Garlic Chives: The Preferred Chive For Asian Cuisine

The flat leaves of garlic chives and their tasty chive scapes are both widely used in Asian cooking. Our guide covers all you need to know!

Garlic chives


Garlic chives (also known as Chinese chives) are a versatile garden plant commonly grown in culinary herb garden settings and as an ornamental flowering perennial.  At first glance, you could easily mistake garlic chives for common chives, or regular chives but on closer inspection, you will see their leaves are very different and they taste like garlic. 

This amazing herb is a staple in Chinese and Japanese cuisine where it is treated as a vegetable and lightly steamed or cooked in broths, soups, egg, and seafood dishes and stir fry recipes, adding a delicious mild garlicky flavor. My absolute favorite way to use garlic chives is to gently saute the flowering scapes in salty butter and drizzled over baked cod.  It tastes sublime!

In the west, garlic chives are grown more for their attractive flower display in garden borders than for cooking.  This is perfectly understandable as the flowers are stunning and a magnet for pollinating and other beneficial insects.  It can be grown in containers, flower borders, vegetable gardens alongside other herbs, and even as a dense ground cover. Garlic chives are prized for their compact green mounded foliage and tall flowering, light green stems topped with delicate white flowers in late summer and autumn. 

Garlic chives are one of those awesome herbs that fit perfectly in both edible and ornamental landscapes. Plus, one small plant will provide free garlic chives forever!

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Quick Care Guide

Chive flower heads blooming
Garlic chives form large yellow buds from which spring umbels of flowers. Source: eam31
Common Name(s)Garlic chives, Chinese chives, Chinese leek, oriental chives, flowering chives, gow choy, nira, oriental garlic, Asian chives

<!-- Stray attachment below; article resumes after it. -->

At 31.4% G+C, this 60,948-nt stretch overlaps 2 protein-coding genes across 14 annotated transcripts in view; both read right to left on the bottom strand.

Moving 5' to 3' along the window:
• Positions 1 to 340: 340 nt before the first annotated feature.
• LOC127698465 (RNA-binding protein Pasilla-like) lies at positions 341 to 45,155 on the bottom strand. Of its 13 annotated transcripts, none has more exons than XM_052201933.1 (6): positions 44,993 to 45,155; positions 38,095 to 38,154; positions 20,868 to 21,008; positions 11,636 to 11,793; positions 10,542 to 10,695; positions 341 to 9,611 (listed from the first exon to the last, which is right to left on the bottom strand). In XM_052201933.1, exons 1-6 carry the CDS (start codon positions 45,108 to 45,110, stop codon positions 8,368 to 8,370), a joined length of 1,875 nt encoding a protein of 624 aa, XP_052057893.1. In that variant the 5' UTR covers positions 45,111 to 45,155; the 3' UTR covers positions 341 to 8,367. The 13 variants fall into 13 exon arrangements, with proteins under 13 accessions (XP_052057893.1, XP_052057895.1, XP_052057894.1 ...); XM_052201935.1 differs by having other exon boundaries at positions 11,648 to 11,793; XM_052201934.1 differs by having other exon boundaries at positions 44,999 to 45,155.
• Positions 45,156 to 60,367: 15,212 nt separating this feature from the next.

Scientific NameAllium tuberosum
Days to Harvest30 days from transplants, 60 days from seed
LightFull sun to partial shade
WaterRegular watering, moist soil
SoilSandy loam
FertilizerBalanced and nitrogen-rich
PestsOnion fly maggot, thrips, allium leaf miner
DiseasesOnion white rot, downy mildew

All About Garlic Chives

Raised bed with chives
Garlic chive plants grow well in both garden beds and containers. Source: Liralen Li

Botanically known as Allium tuberosum, garlic chives come from the Allium family along with leeks, garlic, and onion. Common names include garlic chives, Chinese chives, oriental chives, flowering chives, Chinese leek as well as Gow Choy and Nira.  Its origins lie in northern China and the first recorded use was around 4,000 years ago. 

Garlic chives are a hardy, clump-forming herbaceous perennial which could easily be mistaken for grass outside of herb gardens.  The leaves are green/grey, strap-like, and arched downwards at the tip.  Unlike the hollow leaf of typical chives, garlic chive leaves are flat with a triangular cross-section and grow to 12-15 inches (30-38 cms) in length. They are not as tender as onion chives leaves and require cooking before consumption. They are used in the same way, though, in soft cheeses, stir fries, scrambled eggs, and baked goods.

Umbels of pretty white flowers are produced from late summer at the end of long smooth flowering scapes (stems) rising above the foliage to around 18 inches (45cm).  Umbels are 2-3 inches (5-8 cms) across and made up of 25 to 55 small individual, 6 petalled, star-shaped flowers. As autumn closes, the flowers gently fade to papery light brown fruiting pods containing angular black seeds. The pods pop open when dry and drop seeds. 

Garlic chives are prolific self-seeders, but not invasive. They do seed readily however. People grow wild garlic chives freely in perennial gardens. Flowers may be removed before fruiting pods ripen to avoid unwanted seedlings popping up all over the garden.  

The roots of garlic chives are elongated bulbs attached to underground rhizomes. Each bulb produces 4-9 leaves and a single flowering stem.   The rhizomes spread reaching 20 inches (50cms) across in 3yrs.  This is an ideal time to divide the plant to prevent bulbs from becoming congested and unproductive.

As an herbaceous perennial, garlic chives die back in winter and new shoots appear early spring.  In hotter climates, garlic chives can be evergreen.  All parts of the plant are edible, but it is mainly grown for its greens, flowering scapes, yellow buds, and flowers. 


Garlic chives are available to purchase online or in garden centers from early spring and can be planted into their new growing location after the last frost.  Divide mature plants in late autumn when the plant enters dormancy, or in spring when the first shoots appear.   Newly divided chives can be replanted immediately or potted up.